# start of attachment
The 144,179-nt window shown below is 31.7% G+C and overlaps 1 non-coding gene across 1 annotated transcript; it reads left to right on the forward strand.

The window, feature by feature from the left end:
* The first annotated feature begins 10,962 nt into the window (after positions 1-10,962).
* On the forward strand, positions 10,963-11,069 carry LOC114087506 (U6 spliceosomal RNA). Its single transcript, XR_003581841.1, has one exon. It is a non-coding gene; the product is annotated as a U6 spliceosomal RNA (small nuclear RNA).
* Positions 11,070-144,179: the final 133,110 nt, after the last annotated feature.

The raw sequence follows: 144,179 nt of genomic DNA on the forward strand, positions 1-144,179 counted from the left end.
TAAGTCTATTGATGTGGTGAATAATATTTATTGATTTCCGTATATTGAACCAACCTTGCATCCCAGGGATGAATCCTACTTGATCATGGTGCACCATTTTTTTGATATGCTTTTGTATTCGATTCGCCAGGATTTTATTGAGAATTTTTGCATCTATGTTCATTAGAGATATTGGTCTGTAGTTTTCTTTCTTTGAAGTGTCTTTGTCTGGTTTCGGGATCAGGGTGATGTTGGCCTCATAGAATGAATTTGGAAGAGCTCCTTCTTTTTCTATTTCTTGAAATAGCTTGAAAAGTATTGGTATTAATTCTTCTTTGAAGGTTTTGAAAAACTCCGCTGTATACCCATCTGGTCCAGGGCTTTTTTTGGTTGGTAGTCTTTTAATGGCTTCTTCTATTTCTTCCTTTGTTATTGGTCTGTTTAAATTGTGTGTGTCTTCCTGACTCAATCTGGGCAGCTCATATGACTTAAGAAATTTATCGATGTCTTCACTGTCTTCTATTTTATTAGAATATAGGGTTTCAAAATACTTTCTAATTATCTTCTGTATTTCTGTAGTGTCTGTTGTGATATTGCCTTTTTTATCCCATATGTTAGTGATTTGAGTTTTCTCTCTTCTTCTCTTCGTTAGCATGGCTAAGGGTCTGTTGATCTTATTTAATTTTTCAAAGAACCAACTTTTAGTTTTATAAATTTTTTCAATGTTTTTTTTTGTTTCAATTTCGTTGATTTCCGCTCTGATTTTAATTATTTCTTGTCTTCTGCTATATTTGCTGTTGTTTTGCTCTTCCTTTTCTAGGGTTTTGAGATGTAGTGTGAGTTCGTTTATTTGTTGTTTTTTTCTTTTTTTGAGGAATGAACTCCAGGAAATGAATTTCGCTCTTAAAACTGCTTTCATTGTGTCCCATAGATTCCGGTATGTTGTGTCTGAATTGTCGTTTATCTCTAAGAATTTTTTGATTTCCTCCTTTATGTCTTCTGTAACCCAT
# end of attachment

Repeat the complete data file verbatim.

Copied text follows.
The 144,179-nt window shown below is 31.7% G+C and overlaps 1 non-coding gene across 1 annotated transcript; it reads left to right on the forward strand.

The window, feature by feature from the left end:
* The first annotated feature begins 10,962 nt into the window (after positions 1-10,962).
* On the forward strand, positions 10,963-11,069 carry LOC114087506 (U6 spliceosomal RNA). Its single transcript, XR_003581841.1, has one exon. It is a non-coding gene; the product is annotated as a U6 spliceosomal RNA (small nuclear RNA).
* Positions 11,070-144,179: the final 133,110 nt, after the last annotated feature.

The raw sequence follows: 144,179 nt of genomic DNA on the forward strand, positions 1-144,179 counted from the left end.
TAAGTCTATTGATGTGGTGAATAATATTTATTGATTTCCGTATATTGAACCAACCTTGCATCCCAGGGATGAATCCTACTTGATCATGGTGCACCATTTTTTTGATATGCTTTTGTATTCGATTCGCCAGGATTTTATTGAGAATTTTTGCATCTATGTTCATTAGAGATATTGGTCTGTAGTTTTCTTTCTTTGAAGTGTCTTTGTCTGGTTTCGGGATCAGGGTGATGTTGGCCTCATAGAATGAATTTGGAAGAGCTCCTTCTTTTTCTATTTCTTGAAATAGCTTGAAAAGTATTGGTATTAATTCTTCTTTGAAGGTTTTGAAAAACTCCGCTGTATACCCATCTGGTCCAGGGCTTTTTTTGGTTGGTAGTCTTTTAATGGCTTCTTCTATTTCTTCCTTTGTTATTGGTCTGTTTAAATTGTGTGTGTCTTCCTGACTCAATCTGGGCAGCTCATATGACTTAAGAAATTTATCGATGTCTTCACTGTCTTCTATTTTATTAGAATATAGGGTTTCAAAATACTTTCTAATTATCTTCTGTATTTCTGTAGTGTCTGTTGTGATATTGCCTTTTTTATCCCATATGTTAGTGATTTGAGTTTTCTCTCTTCTTCTCTTCGTTAGCATGGCTAAGGGTCTGTTGATCTTATTTAATTTTTCAAAGAACCAACTTTTAGTTTTATAAATTTTTTCAATGTTTTTTTTTGTTTCAATTTCGTTGATTTCCGCTCTGATTTTAATTATTTCTTGTCTTCTGCTATATTTGCTGTTGTTTTGCTCTTCCTTTTCTAGGGTTTTGAGATGTAGTGTGAGTTCGTTTATTTGTTGTTTTTTTCTTTTTTTGAGGAATGAACTCCAGGAAATGAATTTCGCTCTTAAAACTGCTTTCATTGTGTCCCATAGATTCCGGTATGTTGTGTCTGAATTGTCGTTTATCTCTAAGAATTTTTTGATTTCCTCCTTTATGTCTTCTGTAACCCAT